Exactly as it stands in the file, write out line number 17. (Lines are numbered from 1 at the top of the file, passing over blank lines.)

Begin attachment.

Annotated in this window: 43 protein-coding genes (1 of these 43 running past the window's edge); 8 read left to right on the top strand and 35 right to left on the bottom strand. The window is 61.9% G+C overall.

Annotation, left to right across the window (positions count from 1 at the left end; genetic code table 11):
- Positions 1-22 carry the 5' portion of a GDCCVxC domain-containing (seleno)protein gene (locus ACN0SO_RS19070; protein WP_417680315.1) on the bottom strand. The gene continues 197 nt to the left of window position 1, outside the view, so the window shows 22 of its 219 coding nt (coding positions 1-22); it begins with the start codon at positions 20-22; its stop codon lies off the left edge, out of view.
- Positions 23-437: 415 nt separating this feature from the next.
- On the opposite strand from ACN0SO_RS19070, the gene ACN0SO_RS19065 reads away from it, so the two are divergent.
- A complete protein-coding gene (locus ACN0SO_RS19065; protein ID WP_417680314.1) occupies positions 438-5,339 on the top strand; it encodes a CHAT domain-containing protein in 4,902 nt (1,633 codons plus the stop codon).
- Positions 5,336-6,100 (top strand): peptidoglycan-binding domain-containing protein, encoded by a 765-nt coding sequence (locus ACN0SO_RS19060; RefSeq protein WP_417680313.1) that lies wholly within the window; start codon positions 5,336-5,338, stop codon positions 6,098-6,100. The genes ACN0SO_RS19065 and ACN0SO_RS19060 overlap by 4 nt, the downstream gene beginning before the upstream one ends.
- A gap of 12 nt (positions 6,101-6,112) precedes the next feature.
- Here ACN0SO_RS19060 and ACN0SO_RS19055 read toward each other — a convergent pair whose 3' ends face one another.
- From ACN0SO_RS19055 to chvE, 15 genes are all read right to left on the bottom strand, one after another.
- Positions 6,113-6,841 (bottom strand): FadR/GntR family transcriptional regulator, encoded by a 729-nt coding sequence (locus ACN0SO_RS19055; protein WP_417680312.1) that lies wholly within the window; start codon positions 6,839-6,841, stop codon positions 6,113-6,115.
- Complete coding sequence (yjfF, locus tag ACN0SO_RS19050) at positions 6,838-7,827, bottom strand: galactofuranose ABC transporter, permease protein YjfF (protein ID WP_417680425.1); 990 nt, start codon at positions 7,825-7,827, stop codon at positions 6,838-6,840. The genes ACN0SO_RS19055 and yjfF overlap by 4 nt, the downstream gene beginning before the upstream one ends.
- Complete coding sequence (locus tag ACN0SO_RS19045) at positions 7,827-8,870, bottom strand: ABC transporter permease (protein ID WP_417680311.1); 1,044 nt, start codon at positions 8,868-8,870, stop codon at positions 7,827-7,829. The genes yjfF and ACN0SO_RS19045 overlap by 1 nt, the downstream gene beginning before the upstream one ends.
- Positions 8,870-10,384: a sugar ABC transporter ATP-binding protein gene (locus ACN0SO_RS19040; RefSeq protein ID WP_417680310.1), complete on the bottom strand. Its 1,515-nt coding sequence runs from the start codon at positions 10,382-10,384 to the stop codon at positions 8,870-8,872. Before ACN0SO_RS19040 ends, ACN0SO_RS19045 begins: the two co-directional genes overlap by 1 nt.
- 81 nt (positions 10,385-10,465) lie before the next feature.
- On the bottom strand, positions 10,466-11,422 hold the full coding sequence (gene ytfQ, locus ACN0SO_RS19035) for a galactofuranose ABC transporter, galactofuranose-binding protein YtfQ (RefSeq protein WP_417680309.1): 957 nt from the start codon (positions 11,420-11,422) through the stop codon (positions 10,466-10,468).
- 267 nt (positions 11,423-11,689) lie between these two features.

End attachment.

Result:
- 267 nt (positions 11,423-11,689) lie between these two features.